celebrating with Triscuits
Saturday, September 6 2014
For five or six years now, I've had an occasional twanging pain from the molars on the left side of my mouth, molars that all were filled by a drill-happy Iranian dentist in West Los Angeles fourteen years ago. That twanging had gradually gotten worse and worse through the years, and for the past six month or so, I have avoided chewing food on the right side of my mouth. Today, I accidentally chewed something on the right side of my mouth and had the usual twang of severe dental pain. But then a weird feeling lingered, a feeling that suggested something was stuck in my teeth. So I took out the trusty professional dental pick that I keep at my Woodchuck computer workstation and proceeded to pick and prod at the gaps and voids in my teeth. And then something odd happened. A chunk of tooth fell out of my mouth. It was about the size and shape of a lemon seed. It was discolored on one side but didn't have any particular smell. Running my tongue along my teeth, I found the chunk had come off the inside of my 2nd top right molar, the one next to the crumbling ruin of the wisdom tooth that received a root canal (but no crown). That tooth was now more sensitive to heat and cold, but I found that chewing food on the right side no longer caused any discomfort. I celebrated by eating a half box of rice Triscuits, enthusiastically chewing on both sides of my mouth. It was so great to get the right side of my chewing apparatus back!
That guy down on Hurley Mountain Road who has been trying to capture Phoebe, the three legged cat who escaped into the forest back in June, called today to say he would be trying again to capture her this evening. He said he hadn't wanted to use the trap, because he didn't want to piss her off. Apparently she is super smart, though she has a weakness for wet food. For whatever reason, his attempt tonight ended in failure, but it's looking increasingly likely that Phoebe will soon be back in our upstairs bathroom.
Down in the greenhouse basement, I've been working to clear the rock all the way down to the latest flat level discovered in the rock (some 5.5 feet down from the original bedrock surface). Sometimes when I removed rock, it ate into the support for a large nodule of rock (a mix of shale and bluestone) that stands precariously near the north end of the girder that holds up the wooden floor over the eastern half of the downstairs. It seemed prudent to reduce the size of that nodule (which weighs hundreds of pounds) so that it would be less of a risk should it some day topple over. So I began removing the easy bits, many of which could be plucked off by hand. Unfortunately, though, it is part of the rock that the floor-supporting girder rests on, so if it were to be completely removed, the girder would have a risk of collapsing. For now, I removed the loose bits and pried out some larger pieces, but there is still a coherent stack of rocks between the core of the earth and the north end of that important girder holding up the floor.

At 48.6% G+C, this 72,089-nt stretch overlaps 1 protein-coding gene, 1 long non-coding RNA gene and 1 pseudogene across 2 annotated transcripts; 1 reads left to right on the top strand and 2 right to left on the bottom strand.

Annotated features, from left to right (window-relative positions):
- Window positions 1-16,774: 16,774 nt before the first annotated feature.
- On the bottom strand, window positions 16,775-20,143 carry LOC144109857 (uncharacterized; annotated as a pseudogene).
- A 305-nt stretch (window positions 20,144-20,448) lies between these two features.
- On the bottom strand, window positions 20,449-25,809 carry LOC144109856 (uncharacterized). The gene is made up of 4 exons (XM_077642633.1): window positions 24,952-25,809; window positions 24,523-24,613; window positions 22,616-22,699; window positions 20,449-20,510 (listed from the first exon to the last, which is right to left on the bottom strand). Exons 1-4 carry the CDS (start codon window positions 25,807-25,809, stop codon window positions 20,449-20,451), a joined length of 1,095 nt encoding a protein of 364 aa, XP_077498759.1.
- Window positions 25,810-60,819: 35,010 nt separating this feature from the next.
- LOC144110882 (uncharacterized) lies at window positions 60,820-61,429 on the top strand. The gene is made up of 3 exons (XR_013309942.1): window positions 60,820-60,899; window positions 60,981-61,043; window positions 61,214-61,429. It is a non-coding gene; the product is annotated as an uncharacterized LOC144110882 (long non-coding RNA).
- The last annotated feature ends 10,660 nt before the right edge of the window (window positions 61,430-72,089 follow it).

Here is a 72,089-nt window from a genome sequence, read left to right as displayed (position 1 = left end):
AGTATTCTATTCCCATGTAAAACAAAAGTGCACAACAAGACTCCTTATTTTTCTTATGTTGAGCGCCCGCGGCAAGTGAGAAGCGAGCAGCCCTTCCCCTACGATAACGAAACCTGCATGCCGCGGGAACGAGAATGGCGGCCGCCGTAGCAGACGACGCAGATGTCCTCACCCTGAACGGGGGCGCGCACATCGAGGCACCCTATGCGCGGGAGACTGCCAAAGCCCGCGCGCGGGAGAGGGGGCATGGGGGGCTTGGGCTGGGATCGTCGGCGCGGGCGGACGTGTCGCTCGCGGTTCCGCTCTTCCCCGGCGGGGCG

This evening, I smoked some of my dwindling stash of marijuana for the first time in months just because it seemed like the sort of thing I should do while Gretchen is in Toronto. Meanwhile, the laboratory was full of critters. Today Celeste the kitten took an interest in chunks of moss harvested from the north end of the house. She brought them into the laboratory and batted them around on the floor. They were heavy, cold, and wet like dead animals, and initially I thought they were hair balls. But then I saw that they were bright green on one side.
Tonight it rained solidly for the first time in weeks. It was enough precipitation to cause me to get everything out of the excavation in the greenhouse basement on the chance that it might flood.
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